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Kiely v. Abbott Laboratories
October 19, 2010
MARIA C. KIELY, ETC., PLAINTIFF,
ABBOTT LABORATORIES, INC., ETC., ET AL., DEFENDANTS.
The opinion of the court was delivered by: Milton I. Shadur Senior United States District Judge
This Court has just received, by random assignment, the action brought by Maria Kiely ("Kiely") as the representative plaintiff in a putative class action against Abbott Laboratories, Inc. and Abbott Laboratories (collectively "Abbott," treated solely for convenience as a singular noun). Because Kiely like Abbott is an Illinois citizen, and because the Class Action Complaint ("Complaint") has carved up a single "claim" in the federal sense into nine state law counts,*fn1 Kiely's counsel seeks to rely on CAFA (28 U.S.C. §1332(d)) to open the door to the federal courthouse.
Kiely charges Abbott with an undue delay of some six days--from its September 16, 2010 discovery of the possible problem referred to hereafter to the September 22 recall of its Similac infant products--as causing injury to the prospective plaintiff class members (Complaint ¶43 proposes both (1) a nationwide class of purchasers of Similac, a notion that seems problematic in light of the Complaint's sole concentration on Illinois law, and (2) a subclass limited to Illinois purchasers). In support of the claimed damages to the class members, Complaint ¶16 quotes Abbott's September 22 public announcement:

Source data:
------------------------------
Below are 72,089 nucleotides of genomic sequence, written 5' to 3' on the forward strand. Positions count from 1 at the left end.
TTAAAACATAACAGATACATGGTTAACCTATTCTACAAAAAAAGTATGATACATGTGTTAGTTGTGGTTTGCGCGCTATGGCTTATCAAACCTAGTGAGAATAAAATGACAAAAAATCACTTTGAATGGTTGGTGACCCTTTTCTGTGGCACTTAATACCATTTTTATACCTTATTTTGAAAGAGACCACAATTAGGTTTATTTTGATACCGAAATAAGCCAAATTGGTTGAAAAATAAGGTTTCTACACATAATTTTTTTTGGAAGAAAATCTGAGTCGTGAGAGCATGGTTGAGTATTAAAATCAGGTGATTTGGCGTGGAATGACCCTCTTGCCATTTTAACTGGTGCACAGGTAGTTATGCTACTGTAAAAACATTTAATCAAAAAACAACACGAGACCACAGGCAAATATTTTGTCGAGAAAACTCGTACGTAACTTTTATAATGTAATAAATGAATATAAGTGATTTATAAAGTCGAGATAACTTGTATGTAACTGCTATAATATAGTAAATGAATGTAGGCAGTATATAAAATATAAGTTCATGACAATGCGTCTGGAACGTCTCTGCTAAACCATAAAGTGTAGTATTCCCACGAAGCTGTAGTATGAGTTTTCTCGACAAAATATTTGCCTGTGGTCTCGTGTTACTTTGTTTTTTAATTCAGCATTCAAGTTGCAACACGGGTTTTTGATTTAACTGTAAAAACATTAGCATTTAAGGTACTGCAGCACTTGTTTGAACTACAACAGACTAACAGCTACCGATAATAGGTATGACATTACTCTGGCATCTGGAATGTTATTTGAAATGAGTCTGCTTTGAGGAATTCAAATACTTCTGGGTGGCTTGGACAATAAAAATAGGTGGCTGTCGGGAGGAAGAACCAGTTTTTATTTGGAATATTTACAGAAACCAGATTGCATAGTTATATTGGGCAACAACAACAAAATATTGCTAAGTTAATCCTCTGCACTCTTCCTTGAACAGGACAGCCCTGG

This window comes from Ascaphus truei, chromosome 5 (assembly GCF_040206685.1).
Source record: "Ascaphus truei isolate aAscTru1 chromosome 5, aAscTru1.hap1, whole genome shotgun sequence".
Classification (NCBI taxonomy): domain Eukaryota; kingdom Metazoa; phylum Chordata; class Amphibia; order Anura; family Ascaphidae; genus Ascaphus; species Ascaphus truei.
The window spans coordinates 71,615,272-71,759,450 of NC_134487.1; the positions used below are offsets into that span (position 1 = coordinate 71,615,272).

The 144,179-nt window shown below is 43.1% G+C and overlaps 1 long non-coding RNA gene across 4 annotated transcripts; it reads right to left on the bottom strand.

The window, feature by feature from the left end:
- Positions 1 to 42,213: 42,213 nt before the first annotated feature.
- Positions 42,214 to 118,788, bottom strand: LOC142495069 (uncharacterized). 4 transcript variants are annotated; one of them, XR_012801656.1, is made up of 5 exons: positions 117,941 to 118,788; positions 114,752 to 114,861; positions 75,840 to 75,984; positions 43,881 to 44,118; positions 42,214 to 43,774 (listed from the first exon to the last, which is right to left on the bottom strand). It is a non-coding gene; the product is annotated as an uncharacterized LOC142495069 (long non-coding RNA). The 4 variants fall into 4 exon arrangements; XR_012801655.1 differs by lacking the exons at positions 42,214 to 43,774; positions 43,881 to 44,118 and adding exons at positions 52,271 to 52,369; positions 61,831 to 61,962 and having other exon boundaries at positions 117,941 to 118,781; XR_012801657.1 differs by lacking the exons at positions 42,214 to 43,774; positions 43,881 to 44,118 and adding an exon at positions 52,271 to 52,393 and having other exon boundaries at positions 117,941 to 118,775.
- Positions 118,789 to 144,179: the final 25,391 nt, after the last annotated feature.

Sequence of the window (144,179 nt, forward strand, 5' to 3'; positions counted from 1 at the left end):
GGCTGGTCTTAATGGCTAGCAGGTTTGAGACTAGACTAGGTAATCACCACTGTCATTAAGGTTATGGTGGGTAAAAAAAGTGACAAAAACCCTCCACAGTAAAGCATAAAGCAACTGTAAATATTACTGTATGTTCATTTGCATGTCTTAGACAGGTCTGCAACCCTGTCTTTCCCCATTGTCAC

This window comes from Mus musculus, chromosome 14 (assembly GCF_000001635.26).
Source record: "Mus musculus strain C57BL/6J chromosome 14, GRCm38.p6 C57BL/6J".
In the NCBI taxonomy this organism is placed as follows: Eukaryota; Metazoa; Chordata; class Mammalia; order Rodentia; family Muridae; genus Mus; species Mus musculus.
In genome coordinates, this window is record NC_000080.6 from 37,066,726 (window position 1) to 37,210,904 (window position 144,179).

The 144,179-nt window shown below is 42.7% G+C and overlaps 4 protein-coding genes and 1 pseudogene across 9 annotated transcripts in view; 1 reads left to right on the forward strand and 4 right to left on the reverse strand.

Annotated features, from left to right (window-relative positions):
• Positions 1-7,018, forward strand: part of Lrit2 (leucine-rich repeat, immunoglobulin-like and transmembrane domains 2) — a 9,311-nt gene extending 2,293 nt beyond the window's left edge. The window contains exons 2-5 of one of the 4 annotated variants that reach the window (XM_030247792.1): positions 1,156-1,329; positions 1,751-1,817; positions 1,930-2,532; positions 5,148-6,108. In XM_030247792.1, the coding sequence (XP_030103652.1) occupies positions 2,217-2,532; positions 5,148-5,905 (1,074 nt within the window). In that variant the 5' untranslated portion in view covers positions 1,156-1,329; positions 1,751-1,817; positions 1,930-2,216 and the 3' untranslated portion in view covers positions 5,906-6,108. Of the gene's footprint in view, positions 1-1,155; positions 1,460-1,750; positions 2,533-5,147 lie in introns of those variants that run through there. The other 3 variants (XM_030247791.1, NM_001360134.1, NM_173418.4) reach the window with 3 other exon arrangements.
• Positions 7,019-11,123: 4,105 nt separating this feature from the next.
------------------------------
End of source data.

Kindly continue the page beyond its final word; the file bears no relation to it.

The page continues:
Abbott is recalling these products following an internal quality review, which detected the remote possibility of the presence of a small common beetle in the product produced in one production area in a single manufacturing facility. The United States Food and Drug Administration (FDA) has determined that while the formula containing these beetles poses no immediate health risk, there is a possibility that infants who consume formula containing the beetles or their larvae could experience symptoms of gastrointestinal discomfort and refusal to eat as a result of small insect parts irritating the GI tract. If these symptoms persist for more than a few days, a physician should be consulted.
It is frankly difficult to comprehend just how Kiely's counsel, given the objective good faith demanded of every lawyer under Rule 11(b) coupled with the plausibility requirement imposed by the Supreme Court's Twombly-Iqbal duo, can assert that the amount in controversy exceeds the $5 million floor necessary to invoke CAFA. At a minimum Kiely's counsel should be called upon to expand on the ipse dixit assertions in the Complaint. Accordingly this Court orders Kiely's counsel to appear at an initial status hearing at 8:45 a.m. October 26, 2010 to address that ...
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